I will share what little I know about the disease. It causes memory loss, physical loss, and loss of reasoning and judgment. Through autopsies of the brains of people with Alzheimer's, we see plaque and tangles in their brains rather than neurons. Their brains have shrunk to a much smaller size. It's as though the disease consumes the brain.
There are different explanations for the tangles and plaque. One source blames something called an amyloid protein for AD. Amyloid is one of various complex proteins that occur in a number of diseases. Scientists heatedly disagree as to whether amyloid causes Alzheimer's or is simply a sign of the disease apart from its source. Many proponents of the amyloid-as-cause theory believe that the depositing of beta-amyloid protein kills neurons and thus causes Alzheimer's. Others believe that the accumulation of the protein tau is a defining feature of Alzheimer's. Tau lives in the cell and holds the cellular structure in shape. According to this theory , tau collapses on itself and becomes tangled. Meanwhile, the amyloid protein, which in a healthy brain is usually a clear liquid, gets gooey and forms plaque between cells, interfering with neural communication. The tau tangles and the amyloid plaque cause brain cell death.
The plaque and tangles start in the hippocampus, which is the central brain area that takes short term memory and converts it to long-term memory. By the time an AD sufferer dies, 50% of the hippocampus is destroyed.
You may well ask, if scientists know that amyloid and tau cause problems in the brain, why can't we stop them? The problem is, we're not sure that's what's causing the Alzheimer's. Even the diagnosis of AD is subjective. You go to an Alzheimer's Research Center and have physical, neurological, cognitive functioning and memory tests. In NYC these centers are located at Mt. Sinai, NYU and Columbia hospitals.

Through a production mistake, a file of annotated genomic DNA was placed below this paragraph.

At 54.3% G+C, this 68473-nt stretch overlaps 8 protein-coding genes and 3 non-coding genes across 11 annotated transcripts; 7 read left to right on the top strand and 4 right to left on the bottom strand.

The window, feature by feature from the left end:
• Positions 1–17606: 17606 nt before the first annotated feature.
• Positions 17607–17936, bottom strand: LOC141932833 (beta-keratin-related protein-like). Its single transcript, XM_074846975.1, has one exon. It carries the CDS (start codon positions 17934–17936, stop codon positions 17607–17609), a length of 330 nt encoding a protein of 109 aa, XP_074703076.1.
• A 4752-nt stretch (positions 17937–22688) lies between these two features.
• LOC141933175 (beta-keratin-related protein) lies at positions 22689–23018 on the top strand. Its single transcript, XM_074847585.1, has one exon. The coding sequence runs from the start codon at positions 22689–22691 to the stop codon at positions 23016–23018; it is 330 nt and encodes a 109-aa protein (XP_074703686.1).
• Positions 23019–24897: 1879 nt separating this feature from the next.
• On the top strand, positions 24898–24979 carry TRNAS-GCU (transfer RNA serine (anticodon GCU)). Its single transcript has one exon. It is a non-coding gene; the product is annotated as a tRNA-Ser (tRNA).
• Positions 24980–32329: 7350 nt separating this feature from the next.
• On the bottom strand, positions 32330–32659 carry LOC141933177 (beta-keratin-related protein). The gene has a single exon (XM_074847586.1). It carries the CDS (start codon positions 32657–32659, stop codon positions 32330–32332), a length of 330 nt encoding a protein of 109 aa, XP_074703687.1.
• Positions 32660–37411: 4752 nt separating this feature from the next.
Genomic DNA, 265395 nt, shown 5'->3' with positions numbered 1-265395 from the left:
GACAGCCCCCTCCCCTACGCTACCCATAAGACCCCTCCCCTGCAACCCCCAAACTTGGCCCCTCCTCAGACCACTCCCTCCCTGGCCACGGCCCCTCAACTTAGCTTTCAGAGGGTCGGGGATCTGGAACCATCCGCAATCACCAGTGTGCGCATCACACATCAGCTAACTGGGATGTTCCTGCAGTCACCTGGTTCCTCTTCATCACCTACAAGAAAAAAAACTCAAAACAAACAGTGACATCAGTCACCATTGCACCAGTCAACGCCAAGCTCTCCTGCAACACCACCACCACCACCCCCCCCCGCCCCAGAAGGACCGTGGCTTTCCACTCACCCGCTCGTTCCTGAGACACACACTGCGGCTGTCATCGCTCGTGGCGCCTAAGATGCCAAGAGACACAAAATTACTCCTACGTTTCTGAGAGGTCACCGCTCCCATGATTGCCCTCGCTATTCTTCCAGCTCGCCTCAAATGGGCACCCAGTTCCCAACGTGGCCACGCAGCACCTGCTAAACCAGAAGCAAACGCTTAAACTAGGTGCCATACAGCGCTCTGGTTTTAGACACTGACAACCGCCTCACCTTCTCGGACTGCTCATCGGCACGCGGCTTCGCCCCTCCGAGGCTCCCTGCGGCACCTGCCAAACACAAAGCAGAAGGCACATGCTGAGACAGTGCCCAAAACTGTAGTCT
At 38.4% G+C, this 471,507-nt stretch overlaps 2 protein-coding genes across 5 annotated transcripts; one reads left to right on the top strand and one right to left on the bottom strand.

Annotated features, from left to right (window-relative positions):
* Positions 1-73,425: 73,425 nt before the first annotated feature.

Often people worry that they have Alzheimer's if they forget where they put their keys or forget a name attached to a familiar face. But there are benchmarks that are specific to Alzheimer's. In the early stage, the person starts to lose his or her executive functioning (not being able to manage a checkbook; hard time going grocery shopping; can't come up with a plan and implement it to solve problems; Forgets to pay bills; Starts losing ability to communicate ("searching for words"); Forgets appointments and doesn't recall he or she has one; Loses initiative to organize activity; Grooming changes (not so meticulous).
In the middle stage, the person is: Asking the same question over and over; disinhibited (forgetting social niceties and says what they're thinking without interior censor; Reason and judgment severely impaired; Communication losses continue; Very frustrated; May hallucinate and become paranoid; Can remember more long-term memories as opposed to short-term memories.
In the late stage, all language is lost (maybe retains 1-3 words). Can utter sounds and syllables. Loses ability to walk. Incontinent. Can't feed themselves. Needs 24-hour, around-the-clock care.